Countering the Financing of Terrorism: Spain is a member of the Financial Action Task Force (FATF) and the Egmont Group, a global association of financial intelligence units. Spain was reviewed under the new round of FATF evaluations and found to have "a strong system to combat money laundering and terrorist financing, with up-to-date laws and regulations and sound institutions for combating these threats." The evaluation also recommended improvements "such as the implementation of targeted financial sanctions to allow the freezing of terrorism-related assets." For further information on money laundering and financial crimes, see the 2014 International Narcotics Control Strategy Report (INCSR), Volume 2, Money Laundering and Financial Crimes: http://www.state.gov/j/inl/rls/nrcrpt/index.htm.

Regional and International Cooperation: Since 2004, Spain has been part of the informal working group on jihadism known as the 5 + 5. The group brings together defense ministers or their designees from five European countries (Spain, Portugal, France, Italy, and Malta) and five Maghreb countries (Mauritania, Morocco, Algeria, Tunisia, and Libya). Its mission is to exchange information and discuss the operational implications of the threat from violent Islamist extremists in the European theater, including that posed by returning foreign terrorist fighters. Four of the group's members – Spain, Morocco, Algeria, and Portugal – held Seaborder 2014, a joint maritime exercise, in September. The full group met in December in Granada and expanded its mission to include cyber-terrorism/cyber-recruiting.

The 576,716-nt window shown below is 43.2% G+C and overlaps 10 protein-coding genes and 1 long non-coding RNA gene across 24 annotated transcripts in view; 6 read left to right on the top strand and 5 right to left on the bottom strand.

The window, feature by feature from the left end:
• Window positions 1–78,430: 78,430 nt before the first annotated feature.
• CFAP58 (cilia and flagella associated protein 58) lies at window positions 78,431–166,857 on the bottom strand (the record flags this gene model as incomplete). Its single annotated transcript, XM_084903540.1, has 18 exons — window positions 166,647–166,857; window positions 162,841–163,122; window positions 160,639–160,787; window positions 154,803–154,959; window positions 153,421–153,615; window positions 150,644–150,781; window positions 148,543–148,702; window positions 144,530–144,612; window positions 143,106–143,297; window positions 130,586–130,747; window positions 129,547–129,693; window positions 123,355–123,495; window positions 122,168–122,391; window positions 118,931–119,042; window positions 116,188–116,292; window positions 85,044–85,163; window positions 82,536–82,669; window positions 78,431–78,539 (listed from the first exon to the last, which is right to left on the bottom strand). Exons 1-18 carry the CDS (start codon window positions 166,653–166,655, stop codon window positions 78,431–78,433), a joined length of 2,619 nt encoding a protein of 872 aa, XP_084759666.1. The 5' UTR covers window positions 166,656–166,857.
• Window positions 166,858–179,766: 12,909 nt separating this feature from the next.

Spain's participation in the G-4 with Portugal, France, and Morocco also has an operational objective. The four countries freely exchange tactics and intelligence on counternarcotics, counterterrorism, and organized crime/illegal immigration. Spain continued its work with the Global Initiative to Combat Nuclear Terrorism and invited France and Morocco to participate in two nuclear attack simulations, one held in Spain and one in Portugal.

Spain cites the lingering effects of its economic crisis as an impediment to further regional and international counterterrorism cooperation. All efforts are made to not reduce operational capacity, according to the Ministry of the Interior, but resource constraints reduce Spain's ability to take part in international training exercises. Spain believes the EU should supplement the country in terms of counterterrorism and border issues especially given the uniqueness of Spain's North African enclaves forming the southern border of the EU.

Countering Radicalization to Violence and Violent Extremism: Spain is working toward final approval of a new national strategy for countering radicalization to violence that will establish a national group managed by the National Counterterrorism Coordination Center that liaises with local, multi-sectorial CVE groups. Spain is an active member of the Global Counterterrorism Forum, and participated in the May 14-15 First Expert Meeting on Foreign Terrorist Fighters in Marrakech, and the Second Expert Meeting in Abu Dhabi on June 16-17. In Abu Dhabi, Spain and the United States together presented case studies on strengthening community resilience against radicalization and the related foreign terrorist fighters threats. The Spanish have also established a new mechanism to channel financial contributions from foreign countries to support Muslim communities in Spain, and Spain's Prison System architecture has been modified to prevent radicalization to violence.